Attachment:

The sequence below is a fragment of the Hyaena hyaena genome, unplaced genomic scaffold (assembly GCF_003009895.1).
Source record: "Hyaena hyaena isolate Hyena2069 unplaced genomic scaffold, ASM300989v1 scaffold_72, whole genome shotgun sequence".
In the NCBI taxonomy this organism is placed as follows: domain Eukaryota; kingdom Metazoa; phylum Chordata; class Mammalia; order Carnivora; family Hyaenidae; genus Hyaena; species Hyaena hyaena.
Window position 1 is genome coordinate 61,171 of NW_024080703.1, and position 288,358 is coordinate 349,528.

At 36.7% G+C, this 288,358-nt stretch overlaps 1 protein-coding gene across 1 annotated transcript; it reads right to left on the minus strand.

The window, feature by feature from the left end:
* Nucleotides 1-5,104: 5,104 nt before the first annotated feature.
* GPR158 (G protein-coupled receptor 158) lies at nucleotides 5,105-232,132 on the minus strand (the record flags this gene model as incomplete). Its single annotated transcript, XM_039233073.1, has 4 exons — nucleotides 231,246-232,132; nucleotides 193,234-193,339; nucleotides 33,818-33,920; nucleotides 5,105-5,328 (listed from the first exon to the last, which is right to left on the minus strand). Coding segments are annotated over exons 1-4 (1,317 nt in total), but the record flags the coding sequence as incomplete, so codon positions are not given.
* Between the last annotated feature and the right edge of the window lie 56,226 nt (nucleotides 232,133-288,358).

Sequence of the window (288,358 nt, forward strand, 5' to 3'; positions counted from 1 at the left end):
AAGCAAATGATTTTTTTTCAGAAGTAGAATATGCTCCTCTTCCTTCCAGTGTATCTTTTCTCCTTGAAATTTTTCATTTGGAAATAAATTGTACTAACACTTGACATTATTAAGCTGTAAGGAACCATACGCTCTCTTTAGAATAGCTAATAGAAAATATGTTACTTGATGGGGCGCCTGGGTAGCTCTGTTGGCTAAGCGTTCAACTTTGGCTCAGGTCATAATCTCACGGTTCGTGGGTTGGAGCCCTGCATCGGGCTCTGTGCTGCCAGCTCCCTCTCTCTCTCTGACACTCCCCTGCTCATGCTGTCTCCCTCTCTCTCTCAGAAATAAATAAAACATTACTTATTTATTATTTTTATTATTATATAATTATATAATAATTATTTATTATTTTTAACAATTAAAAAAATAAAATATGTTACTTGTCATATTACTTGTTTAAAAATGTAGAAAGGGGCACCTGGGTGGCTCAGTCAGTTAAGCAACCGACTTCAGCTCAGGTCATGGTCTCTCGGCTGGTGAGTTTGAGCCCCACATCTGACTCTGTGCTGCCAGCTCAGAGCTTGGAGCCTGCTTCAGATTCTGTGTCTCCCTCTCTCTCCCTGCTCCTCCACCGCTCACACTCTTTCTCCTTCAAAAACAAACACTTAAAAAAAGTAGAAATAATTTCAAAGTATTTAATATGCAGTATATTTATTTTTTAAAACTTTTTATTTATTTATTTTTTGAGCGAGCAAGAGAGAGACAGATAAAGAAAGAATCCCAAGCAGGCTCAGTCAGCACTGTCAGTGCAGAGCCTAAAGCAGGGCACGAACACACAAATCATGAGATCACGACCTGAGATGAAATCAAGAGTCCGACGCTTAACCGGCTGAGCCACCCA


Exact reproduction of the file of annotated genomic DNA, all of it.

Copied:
The sequence below is a fragment of the Hyaena hyaena genome, unplaced genomic scaffold (assembly GCF_003009895.1).
Source record: "Hyaena hyaena isolate Hyena2069 unplaced genomic scaffold, ASM300989v1 scaffold_72, whole genome shotgun sequence".
In the NCBI taxonomy this organism is placed as follows: domain Eukaryota; kingdom Metazoa; phylum Chordata; class Mammalia; order Carnivora; family Hyaenidae; genus Hyaena; species Hyaena hyaena.
Window position 1 is genome coordinate 61,171 of NW_024080703.1, and position 288,358 is coordinate 349,528.

At 36.7% G+C, this 288,358-nt stretch overlaps 1 protein-coding gene across 1 annotated transcript; it reads right to left on the minus strand.

The window, feature by feature from the left end:
* Nucleotides 1-5,104: 5,104 nt before the first annotated feature.
* GPR158 (G protein-coupled receptor 158) lies at nucleotides 5,105-232,132 on the minus strand (the record flags this gene model as incomplete). Its single annotated transcript, XM_039233073.1, has 4 exons — nucleotides 231,246-232,132; nucleotides 193,234-193,339; nucleotides 33,818-33,920; nucleotides 5,105-5,328 (listed from the first exon to the last, which is right to left on the minus strand). Coding segments are annotated over exons 1-4 (1,317 nt in total), but the record flags the coding sequence as incomplete, so codon positions are not given.
* Between the last annotated feature and the right edge of the window lie 56,226 nt (nucleotides 232,133-288,358).

Sequence of the window (288,358 nt, forward strand, 5' to 3'; positions counted from 1 at the left end):
AAGCAAATGATTTTTTTTCAGAAGTAGAATATGCTCCTCTTCCTTCCAGTGTATCTTTTCTCCTTGAAATTTTTCATTTGGAAATAAATTGTACTAACACTTGACATTATTAAGCTGTAAGGAACCATACGCTCTCTTTAGAATAGCTAATAGAAAATATGTTACTTGATGGGGCGCCTGGGTAGCTCTGTTGGCTAAGCGTTCAACTTTGGCTCAGGTCATAATCTCACGGTTCGTGGGTTGGAGCCCTGCATCGGGCTCTGTGCTGCCAGCTCCCTCTCTCTCTCTGACACTCCCCTGCTCATGCTGTCTCCCTCTCTCTCTCAGAAATAAATAAAACATTACTTATTTATTATTTTTATTATTATATAATTATATAATAATTATTTATTATTTTTAACAATTAAAAAAATAAAATATGTTACTTGTCATATTACTTGTTTAAAAATGTAGAAAGGGGCACCTGGGTGGCTCAGTCAGTTAAGCAACCGACTTCAGCTCAGGTCATGGTCTCTCGGCTGGTGAGTTTGAGCCCCACATCTGACTCTGTGCTGCCAGCTCAGAGCTTGGAGCCTGCTTCAGATTCTGTGTCTCCCTCTCTCTCCCTGCTCCTCCACCGCTCACACTCTTTCTCCTTCAAAAACAAACACTTAAAAAAAGTAGAAATAATTTCAAAGTATTTAATATGCAGTATATTTATTTTTTAAAACTTTTTATTTATTTATTTTTTGAGCGAGCAAGAGAGAGACAGATAAAGAAAGAATCCCAAGCAGGCTCAGTCAGCACTGTCAGTGCAGAGCCTAAAGCAGGGCACGAACACACAAATCATGAGATCACGACCTGAGATGAAATCAAGAGTCCGACGCTTAACCGGCTGAGCCACCCA